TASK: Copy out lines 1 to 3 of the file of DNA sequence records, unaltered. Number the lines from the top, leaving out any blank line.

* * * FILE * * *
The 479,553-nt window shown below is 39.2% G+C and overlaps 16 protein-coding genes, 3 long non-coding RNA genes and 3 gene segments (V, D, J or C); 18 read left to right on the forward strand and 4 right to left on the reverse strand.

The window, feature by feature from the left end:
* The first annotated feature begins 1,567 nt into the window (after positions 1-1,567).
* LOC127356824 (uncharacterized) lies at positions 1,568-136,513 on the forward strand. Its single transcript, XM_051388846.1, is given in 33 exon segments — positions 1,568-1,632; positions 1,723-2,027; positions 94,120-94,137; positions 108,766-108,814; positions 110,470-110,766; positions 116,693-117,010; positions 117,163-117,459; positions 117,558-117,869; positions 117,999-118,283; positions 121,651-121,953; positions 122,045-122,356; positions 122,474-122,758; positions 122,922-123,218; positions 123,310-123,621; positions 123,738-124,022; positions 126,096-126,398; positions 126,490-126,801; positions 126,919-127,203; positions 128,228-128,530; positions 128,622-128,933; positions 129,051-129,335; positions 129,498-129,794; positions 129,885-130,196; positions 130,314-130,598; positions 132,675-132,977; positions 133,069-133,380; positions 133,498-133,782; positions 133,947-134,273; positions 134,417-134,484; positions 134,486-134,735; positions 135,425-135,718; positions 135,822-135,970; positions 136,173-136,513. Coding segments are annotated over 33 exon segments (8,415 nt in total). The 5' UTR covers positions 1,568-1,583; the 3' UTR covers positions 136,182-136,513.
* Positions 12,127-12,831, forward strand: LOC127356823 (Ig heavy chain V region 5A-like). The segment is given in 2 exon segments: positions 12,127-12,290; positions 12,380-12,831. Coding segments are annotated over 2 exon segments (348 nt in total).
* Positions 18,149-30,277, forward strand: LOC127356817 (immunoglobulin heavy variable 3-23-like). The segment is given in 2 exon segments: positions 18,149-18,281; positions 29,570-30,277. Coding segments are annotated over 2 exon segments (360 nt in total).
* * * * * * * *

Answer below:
The 479,553-nt window shown below is 39.2% G+C and overlaps 16 protein-coding genes, 3 long non-coding RNA genes and 3 gene segments (V, D, J or C); 18 read left to right on the forward strand and 4 right to left on the reverse strand.

The window, feature by feature from the left end:
* The first annotated feature begins 1,567 nt into the window (after positions 1-1,567).